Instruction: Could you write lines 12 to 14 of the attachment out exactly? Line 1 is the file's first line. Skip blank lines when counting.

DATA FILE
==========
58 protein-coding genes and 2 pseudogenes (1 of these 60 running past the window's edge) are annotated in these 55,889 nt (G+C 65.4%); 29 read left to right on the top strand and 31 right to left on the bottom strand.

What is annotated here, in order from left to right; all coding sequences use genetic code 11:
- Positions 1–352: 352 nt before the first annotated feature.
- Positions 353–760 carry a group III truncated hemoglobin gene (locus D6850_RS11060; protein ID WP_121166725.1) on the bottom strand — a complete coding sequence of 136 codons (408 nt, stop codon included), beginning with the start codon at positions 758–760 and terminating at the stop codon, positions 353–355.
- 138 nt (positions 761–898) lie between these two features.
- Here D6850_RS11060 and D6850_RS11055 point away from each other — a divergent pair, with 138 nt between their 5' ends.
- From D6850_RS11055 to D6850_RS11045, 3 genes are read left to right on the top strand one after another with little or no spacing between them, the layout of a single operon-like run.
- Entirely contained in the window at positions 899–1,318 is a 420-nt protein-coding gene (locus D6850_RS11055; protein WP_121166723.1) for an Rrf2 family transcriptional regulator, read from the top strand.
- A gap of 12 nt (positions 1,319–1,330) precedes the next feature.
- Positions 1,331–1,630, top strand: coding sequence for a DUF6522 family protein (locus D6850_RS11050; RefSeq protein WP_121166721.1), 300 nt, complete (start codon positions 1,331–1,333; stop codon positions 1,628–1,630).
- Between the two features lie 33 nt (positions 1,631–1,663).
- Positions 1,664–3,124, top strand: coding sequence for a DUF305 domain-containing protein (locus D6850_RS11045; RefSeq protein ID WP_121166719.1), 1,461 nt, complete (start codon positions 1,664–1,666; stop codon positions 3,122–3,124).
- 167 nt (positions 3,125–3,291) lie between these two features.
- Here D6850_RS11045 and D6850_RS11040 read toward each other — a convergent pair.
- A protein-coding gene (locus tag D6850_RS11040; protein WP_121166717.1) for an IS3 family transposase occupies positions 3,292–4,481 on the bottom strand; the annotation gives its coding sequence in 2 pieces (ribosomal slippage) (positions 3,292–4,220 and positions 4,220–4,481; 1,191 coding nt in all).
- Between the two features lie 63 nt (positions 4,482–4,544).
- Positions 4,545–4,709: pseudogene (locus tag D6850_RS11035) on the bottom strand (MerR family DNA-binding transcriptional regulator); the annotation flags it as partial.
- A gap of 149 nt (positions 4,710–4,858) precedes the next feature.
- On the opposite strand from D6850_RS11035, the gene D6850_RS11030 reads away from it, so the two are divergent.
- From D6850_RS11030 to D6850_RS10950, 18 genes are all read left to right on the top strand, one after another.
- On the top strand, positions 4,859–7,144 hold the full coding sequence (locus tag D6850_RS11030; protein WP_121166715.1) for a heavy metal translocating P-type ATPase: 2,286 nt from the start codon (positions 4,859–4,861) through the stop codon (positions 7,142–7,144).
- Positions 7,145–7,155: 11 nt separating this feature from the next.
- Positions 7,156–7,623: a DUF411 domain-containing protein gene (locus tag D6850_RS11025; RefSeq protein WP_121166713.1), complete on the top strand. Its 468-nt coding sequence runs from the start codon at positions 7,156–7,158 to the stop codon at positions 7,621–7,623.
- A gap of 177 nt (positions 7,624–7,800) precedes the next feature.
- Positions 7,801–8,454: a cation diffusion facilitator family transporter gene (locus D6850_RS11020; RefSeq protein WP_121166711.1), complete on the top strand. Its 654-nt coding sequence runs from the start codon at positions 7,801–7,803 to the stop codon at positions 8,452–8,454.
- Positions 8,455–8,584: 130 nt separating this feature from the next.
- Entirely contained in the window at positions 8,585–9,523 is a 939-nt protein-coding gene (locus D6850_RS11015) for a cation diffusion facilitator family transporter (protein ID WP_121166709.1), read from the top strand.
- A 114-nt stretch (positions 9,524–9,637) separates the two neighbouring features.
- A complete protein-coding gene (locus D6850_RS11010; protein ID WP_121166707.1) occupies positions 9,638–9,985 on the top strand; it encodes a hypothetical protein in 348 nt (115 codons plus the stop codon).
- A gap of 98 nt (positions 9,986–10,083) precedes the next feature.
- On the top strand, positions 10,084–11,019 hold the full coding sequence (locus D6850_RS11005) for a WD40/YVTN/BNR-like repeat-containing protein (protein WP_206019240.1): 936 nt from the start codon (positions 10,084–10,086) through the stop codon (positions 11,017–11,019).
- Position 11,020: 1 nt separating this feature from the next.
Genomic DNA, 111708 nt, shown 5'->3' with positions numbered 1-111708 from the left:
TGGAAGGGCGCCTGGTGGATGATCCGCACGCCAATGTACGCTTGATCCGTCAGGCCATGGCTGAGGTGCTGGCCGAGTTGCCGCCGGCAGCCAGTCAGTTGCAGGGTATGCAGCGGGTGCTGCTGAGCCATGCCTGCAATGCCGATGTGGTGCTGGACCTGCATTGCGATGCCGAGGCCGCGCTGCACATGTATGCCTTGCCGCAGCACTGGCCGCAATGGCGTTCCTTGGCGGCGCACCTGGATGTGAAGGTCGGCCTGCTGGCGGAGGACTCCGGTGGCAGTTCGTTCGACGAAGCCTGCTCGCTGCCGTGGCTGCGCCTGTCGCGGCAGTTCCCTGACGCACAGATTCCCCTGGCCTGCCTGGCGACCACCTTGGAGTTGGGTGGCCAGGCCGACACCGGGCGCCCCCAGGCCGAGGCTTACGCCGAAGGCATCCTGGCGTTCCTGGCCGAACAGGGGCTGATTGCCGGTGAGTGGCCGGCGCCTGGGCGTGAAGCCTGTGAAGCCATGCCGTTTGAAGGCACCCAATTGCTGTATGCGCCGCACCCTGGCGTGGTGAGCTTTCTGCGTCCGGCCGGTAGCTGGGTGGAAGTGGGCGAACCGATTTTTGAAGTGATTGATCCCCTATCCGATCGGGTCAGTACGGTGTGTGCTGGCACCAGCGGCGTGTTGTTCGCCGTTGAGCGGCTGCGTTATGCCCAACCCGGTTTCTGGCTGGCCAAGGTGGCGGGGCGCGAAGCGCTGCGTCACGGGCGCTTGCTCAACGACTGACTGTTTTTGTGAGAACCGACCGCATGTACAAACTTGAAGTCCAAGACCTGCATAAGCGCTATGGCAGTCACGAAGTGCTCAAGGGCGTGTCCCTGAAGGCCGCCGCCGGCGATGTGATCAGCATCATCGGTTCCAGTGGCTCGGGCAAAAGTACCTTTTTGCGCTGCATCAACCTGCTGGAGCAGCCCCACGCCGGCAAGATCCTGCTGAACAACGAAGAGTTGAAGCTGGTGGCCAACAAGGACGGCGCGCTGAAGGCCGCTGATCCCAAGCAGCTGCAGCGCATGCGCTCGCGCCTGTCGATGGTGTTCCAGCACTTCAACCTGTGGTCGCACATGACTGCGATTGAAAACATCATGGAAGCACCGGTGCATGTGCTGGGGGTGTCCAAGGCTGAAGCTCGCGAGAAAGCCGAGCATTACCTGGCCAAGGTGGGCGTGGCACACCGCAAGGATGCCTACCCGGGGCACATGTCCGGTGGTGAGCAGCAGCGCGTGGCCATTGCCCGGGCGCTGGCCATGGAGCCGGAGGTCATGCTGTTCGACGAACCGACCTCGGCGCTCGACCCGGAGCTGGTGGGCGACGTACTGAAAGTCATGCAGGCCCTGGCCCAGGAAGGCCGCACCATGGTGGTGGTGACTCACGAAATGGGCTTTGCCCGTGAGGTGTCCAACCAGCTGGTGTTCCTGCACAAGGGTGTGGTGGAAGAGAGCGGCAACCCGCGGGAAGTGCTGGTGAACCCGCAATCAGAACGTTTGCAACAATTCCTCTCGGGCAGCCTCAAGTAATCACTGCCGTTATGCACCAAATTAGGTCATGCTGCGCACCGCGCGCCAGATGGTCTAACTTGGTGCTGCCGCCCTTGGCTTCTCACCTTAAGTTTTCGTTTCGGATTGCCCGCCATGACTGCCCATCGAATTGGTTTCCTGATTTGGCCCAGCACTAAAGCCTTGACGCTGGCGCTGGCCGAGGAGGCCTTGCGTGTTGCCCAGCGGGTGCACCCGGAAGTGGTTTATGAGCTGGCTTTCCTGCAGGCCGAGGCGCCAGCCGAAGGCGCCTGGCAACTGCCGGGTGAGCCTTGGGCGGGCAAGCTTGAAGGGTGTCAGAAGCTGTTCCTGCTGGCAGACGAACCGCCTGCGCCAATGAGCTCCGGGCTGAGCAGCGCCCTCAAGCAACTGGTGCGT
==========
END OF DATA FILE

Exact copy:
- Positions 1,664–3,124, top strand: coding sequence for a DUF305 domain-containing protein (locus D6850_RS11045; RefSeq protein ID WP_121166719.1), 1,461 nt, complete (start codon positions 1,664–1,666; stop codon positions 3,122–3,124).
- 167 nt (positions 3,125–3,291) lie between these two features.
- Here D6850_RS11045 and D6850_RS11040 read toward each other — a convergent pair.